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Post Activity Stretching: Are You Doing It Right?

SoleusA player hobbled in to the clinic just after Christmas with discomfort in his calf area. He had been suffering ‘niggles’ for many seasons but, untreated, it had progressed to chronic pain. So much so, that he could no longer support his own weight. A minute or so later, after a certain amount of pain, understood and empathised only by somebody who has experienced neuromuscular techniques on tight muscles, the muscle was released.

Disregarding the pain [easy for me to say] the player had not been aware that tension in the soleus (the calf muscle in question) created a weakness in the hip extensors which had inhibited his running. Once treated, the player was so surprised to find that he was running faster, with greater power, than he could ever remember doing as his hip now activated when and how it should through the stretch reflex pathway.

Now, I will be honest, I get a huge buzz when guys give this kind of great feedback but by and large, these injuries are all so unnecessary.

When we train or play, our muscles work really hard contracting and stretching to allow us to move. By the end of the activity, the muscles have shortened and need to be stretched.

More importantly, they need to be stretched when the muscles are still warm…before we leave the arena – whether it be pitch, field, court or weight room.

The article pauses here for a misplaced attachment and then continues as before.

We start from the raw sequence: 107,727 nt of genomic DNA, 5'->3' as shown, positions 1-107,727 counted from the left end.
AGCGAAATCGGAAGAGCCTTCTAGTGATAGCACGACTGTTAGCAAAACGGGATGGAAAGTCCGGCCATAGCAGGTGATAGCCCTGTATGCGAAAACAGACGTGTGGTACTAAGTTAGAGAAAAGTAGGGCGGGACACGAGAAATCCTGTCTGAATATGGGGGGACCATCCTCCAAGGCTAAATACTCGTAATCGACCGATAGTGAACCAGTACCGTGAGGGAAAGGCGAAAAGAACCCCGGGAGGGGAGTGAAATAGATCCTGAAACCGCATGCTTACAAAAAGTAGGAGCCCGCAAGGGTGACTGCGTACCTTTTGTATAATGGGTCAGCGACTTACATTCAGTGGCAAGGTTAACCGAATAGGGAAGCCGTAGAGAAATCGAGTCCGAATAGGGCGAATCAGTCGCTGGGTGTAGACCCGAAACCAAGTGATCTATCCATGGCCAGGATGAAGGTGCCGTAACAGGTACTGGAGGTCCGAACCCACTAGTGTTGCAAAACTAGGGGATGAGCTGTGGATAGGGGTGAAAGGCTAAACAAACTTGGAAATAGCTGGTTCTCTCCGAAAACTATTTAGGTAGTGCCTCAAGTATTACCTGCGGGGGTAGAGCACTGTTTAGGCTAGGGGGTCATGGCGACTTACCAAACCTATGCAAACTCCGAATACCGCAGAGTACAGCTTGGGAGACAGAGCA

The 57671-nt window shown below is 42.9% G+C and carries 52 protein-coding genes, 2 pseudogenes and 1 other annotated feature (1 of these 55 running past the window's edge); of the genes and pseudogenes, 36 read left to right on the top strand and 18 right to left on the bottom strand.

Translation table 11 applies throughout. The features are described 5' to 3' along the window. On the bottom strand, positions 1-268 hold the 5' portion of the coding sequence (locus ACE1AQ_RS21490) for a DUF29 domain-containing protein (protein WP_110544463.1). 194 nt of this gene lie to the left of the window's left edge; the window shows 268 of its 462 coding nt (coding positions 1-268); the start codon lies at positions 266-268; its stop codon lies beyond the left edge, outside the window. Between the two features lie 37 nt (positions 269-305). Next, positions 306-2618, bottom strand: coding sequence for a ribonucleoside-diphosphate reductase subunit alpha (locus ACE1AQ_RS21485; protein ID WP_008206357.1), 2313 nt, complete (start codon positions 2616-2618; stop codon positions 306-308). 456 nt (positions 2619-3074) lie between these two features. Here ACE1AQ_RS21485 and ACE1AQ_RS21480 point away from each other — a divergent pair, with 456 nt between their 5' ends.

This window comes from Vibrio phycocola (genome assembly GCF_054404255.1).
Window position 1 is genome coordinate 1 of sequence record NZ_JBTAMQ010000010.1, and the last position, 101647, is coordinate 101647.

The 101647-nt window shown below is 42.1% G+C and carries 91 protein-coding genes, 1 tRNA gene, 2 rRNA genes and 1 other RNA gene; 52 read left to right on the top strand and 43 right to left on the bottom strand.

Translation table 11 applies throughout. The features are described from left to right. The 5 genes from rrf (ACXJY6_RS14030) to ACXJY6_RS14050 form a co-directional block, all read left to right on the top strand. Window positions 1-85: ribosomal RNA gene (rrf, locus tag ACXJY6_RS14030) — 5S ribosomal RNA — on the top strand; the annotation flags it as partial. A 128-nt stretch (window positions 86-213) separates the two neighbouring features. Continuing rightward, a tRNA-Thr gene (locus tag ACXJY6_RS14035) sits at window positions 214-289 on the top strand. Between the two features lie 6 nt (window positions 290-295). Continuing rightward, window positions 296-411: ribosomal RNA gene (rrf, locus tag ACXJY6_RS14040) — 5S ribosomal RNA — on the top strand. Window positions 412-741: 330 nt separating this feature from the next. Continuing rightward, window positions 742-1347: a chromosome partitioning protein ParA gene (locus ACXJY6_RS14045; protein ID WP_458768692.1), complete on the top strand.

David WilsonIf we do not stretch our muscles at this time, they cool down shortened, which means we start our next activity with shortened muscles. Stretching whilst the muscles are still warm means that they cool down lengthened and stay lengthened until our next training session or match.

However, this was not the full story with my player; he was very disciplined with his stretching; dynamic prior to matches and static/developmental after. He had done everything right, everything his technical and S&C coach had told him to do, so why was he suffering?

Prior to treatment, I put this player through tests and it was evident from plantar and dorsiflexion, that his calf muscles were quite lengthened. I asked him to demonstrate his stretching routine and his form could put many a Pilates instructor to shame.

The problem was that although his muscles were tight, they were not shortened.

Basically, if you cannot FEEL THE STRETCH, you can be sure you are not GETTING THE STRETCH.

In this case, we played around with different movements and positions until he could feel the muscle.

Peter O'Mahony

Know your muscles and what they are there for, play around with your stretches and make sure you are feeling the stretch in the right muscle.

Although, perhaps you should leave Peter O’Mahony’s routine alone, unless and until you are sure you know what you are doing!

Liz Ward

About Liz Ward

As a performance analyst, making good use of kinesiology, biomechanics and video analysis as well as a soft tissue therapist, my preference is prehabilitation, but I am sorry to say that the majority of my time is spent with rehabilitation. Although I can put myself to most things, as a rugby coach I specialise in kicking these days and as a cricket coach, pace bowling; putting my Advanced Biomechanics, Speed and Accuracy Training to good use. I am also a certified personal trainer but no longer have time to get in to the gym, preferring to work on the techniques of Olympic Lifts in my clinic. I will be providing you with regular blogs focussed on common rugby injuries with treatment and prevention advice. I am also here to help you with any questions that you may have about rugby injury prevention or treatment. View all posts by Liz Ward

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